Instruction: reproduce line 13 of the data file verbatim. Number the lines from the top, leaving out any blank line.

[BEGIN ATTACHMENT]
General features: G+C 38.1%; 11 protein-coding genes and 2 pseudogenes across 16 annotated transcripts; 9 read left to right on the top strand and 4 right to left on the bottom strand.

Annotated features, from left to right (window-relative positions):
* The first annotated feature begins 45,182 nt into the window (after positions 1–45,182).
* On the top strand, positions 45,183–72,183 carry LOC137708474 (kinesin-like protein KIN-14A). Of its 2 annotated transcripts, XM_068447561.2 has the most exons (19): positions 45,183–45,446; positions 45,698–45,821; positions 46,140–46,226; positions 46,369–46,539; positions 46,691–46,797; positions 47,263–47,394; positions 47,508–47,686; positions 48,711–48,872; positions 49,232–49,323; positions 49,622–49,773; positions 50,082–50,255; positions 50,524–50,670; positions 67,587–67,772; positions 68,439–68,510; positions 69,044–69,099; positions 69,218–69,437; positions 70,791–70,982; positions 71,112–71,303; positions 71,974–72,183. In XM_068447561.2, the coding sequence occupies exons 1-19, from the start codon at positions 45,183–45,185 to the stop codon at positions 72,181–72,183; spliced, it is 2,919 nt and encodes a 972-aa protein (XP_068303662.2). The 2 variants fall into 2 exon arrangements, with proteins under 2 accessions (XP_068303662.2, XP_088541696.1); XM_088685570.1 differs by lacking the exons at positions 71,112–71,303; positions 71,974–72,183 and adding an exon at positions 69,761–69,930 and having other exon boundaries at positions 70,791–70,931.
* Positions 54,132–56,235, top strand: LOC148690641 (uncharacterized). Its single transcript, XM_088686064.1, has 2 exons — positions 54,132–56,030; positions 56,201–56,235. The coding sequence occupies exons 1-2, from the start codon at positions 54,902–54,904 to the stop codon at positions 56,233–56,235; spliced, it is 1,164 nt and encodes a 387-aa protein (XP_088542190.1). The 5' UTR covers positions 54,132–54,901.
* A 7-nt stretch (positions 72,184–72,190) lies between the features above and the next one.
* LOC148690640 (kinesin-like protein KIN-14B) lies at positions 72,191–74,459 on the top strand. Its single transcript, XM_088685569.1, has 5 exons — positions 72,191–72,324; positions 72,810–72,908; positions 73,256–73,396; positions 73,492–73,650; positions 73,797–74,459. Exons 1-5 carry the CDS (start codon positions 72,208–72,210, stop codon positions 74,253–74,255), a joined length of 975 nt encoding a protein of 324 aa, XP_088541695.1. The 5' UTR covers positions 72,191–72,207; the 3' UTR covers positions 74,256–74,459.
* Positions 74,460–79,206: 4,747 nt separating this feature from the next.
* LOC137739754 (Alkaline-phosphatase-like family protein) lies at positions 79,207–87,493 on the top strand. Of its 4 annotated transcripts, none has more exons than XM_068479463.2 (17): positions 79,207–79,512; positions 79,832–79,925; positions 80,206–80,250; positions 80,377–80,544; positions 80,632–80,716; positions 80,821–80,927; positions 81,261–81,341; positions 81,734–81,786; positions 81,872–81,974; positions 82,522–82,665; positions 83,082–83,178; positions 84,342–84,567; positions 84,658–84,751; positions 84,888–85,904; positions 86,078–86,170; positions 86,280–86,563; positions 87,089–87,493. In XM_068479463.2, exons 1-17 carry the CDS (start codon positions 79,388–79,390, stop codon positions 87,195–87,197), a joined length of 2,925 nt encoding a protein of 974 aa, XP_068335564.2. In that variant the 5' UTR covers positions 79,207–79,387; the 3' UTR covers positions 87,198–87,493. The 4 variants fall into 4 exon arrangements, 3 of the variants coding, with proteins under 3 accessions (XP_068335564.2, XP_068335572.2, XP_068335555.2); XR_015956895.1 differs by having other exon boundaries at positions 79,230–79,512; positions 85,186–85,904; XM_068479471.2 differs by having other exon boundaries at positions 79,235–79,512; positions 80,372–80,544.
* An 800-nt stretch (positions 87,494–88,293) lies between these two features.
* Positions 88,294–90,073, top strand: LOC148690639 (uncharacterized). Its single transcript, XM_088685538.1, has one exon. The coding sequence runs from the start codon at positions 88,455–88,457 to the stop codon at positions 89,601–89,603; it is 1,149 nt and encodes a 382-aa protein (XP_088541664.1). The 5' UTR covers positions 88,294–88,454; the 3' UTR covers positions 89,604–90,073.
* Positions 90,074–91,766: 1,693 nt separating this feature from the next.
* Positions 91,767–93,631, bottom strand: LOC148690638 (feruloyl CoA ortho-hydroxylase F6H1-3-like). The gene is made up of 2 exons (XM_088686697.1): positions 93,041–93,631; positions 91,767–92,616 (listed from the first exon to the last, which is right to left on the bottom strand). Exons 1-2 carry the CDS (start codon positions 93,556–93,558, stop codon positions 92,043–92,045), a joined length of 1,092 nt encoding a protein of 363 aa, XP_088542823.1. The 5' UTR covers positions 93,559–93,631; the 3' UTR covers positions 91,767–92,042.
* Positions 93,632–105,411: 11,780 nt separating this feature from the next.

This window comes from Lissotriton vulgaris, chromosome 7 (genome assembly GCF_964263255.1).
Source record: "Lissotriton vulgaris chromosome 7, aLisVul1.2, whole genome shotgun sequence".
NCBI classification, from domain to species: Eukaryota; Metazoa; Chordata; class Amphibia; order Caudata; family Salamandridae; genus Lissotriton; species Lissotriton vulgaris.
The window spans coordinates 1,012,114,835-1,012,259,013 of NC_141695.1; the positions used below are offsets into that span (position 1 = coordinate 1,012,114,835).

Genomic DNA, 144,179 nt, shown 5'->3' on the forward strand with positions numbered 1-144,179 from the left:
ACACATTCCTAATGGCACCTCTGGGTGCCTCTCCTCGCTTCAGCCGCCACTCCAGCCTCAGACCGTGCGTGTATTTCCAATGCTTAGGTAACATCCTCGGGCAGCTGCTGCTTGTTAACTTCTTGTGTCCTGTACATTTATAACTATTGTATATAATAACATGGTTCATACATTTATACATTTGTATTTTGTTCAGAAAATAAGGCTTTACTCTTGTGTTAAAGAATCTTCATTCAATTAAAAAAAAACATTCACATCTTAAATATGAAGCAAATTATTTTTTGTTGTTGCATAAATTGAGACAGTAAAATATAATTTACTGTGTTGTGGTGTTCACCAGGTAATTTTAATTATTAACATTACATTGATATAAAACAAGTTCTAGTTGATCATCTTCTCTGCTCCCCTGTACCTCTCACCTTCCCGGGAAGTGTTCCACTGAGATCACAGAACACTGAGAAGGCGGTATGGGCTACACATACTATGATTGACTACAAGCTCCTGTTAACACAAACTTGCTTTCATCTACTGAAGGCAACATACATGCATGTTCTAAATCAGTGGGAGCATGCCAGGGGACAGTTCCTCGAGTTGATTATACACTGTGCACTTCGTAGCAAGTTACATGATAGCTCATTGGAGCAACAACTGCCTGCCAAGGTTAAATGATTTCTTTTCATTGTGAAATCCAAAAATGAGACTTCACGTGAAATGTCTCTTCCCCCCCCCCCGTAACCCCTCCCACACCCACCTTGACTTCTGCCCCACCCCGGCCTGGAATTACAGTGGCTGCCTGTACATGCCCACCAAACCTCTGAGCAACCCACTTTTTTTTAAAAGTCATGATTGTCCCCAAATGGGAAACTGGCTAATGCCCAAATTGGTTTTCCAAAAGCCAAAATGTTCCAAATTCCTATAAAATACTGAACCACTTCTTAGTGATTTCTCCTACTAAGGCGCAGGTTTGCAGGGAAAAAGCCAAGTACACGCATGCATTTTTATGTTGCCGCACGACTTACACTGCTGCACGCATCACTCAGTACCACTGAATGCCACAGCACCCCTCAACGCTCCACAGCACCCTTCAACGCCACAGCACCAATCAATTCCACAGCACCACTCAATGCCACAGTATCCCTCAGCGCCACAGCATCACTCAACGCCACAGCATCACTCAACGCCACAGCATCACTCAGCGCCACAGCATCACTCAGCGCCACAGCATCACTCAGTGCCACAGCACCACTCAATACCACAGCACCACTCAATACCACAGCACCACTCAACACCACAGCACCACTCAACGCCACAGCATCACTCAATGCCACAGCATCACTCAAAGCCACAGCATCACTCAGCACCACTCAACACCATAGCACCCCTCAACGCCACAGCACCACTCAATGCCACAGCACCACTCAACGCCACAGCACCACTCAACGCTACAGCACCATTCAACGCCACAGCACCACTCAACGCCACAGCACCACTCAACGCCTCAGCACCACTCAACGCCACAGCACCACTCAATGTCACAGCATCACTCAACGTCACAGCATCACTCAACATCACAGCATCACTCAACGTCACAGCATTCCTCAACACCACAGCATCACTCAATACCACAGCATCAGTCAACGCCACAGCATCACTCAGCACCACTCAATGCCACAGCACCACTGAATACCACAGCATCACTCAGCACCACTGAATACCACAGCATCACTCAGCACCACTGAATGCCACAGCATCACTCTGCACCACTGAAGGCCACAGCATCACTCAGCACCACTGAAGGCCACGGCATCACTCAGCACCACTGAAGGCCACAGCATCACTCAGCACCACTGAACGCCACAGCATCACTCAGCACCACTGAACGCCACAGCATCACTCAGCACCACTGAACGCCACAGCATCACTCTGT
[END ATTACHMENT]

* Positions 91,767–93,631, bottom strand: LOC148690638 (feruloyl CoA ortho-hydroxylase F6H1-3-like). The gene is made up of 2 exons (XM_088686697.1): positions 93,041–93,631; positions 91,767–92,616 (listed from the first exon to the last, which is right to left on the bottom strand). Exons 1-2 carry the CDS (start codon positions 93,556–93,558, stop codon positions 92,043–92,045), a joined length of 1,092 nt encoding a protein of 363 aa, XP_088542823.1. The 5' UTR covers positions 93,559–93,631; the 3' UTR covers positions 91,767–92,042.